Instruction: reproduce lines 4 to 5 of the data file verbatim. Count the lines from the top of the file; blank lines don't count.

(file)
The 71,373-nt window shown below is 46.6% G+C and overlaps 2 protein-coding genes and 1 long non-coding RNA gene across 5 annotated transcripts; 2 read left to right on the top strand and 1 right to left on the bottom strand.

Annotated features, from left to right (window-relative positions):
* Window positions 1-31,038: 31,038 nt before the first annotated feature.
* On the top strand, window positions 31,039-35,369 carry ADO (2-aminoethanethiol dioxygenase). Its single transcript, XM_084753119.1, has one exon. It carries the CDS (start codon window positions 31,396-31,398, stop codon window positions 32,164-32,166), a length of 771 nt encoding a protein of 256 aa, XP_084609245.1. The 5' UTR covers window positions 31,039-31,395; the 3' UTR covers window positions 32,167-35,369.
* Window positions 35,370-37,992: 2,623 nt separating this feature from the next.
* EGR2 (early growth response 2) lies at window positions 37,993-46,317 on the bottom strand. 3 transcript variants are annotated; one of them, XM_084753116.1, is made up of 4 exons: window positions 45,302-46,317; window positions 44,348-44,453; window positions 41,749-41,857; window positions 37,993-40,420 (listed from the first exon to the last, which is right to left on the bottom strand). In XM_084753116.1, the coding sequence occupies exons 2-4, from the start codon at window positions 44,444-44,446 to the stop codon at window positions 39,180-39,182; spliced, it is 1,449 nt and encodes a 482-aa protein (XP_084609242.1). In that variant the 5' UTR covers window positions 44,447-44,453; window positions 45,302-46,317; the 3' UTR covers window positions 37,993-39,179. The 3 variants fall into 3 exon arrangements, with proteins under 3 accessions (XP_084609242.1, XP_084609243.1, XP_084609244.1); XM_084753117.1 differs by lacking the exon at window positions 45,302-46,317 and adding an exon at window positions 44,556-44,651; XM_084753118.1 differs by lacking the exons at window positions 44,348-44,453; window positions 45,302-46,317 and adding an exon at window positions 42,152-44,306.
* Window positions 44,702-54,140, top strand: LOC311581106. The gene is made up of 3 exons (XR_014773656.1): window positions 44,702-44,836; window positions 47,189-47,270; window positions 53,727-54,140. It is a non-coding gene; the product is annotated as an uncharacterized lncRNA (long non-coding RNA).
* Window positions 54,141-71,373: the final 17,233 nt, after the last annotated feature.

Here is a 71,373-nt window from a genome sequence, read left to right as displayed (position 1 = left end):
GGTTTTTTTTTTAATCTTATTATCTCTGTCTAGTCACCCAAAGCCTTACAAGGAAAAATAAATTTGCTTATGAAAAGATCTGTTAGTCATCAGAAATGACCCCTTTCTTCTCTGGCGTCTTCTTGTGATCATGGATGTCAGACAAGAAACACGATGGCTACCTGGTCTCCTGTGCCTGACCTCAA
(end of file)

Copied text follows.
* On the top strand, window positions 31,039-35,369 carry ADO (2-aminoethanethiol dioxygenase). Its single transcript, XM_084753119.1, has one exon. It carries the CDS (start codon window positions 31,396-31,398, stop codon window positions 32,164-32,166), a length of 771 nt encoding a protein of 256 aa, XP_084609245.1. The 5' UTR covers window positions 31,039-31,395; the 3' UTR covers window positions 32,167-35,369.
* Window positions 35,370-37,992: 2,623 nt separating this feature from the next.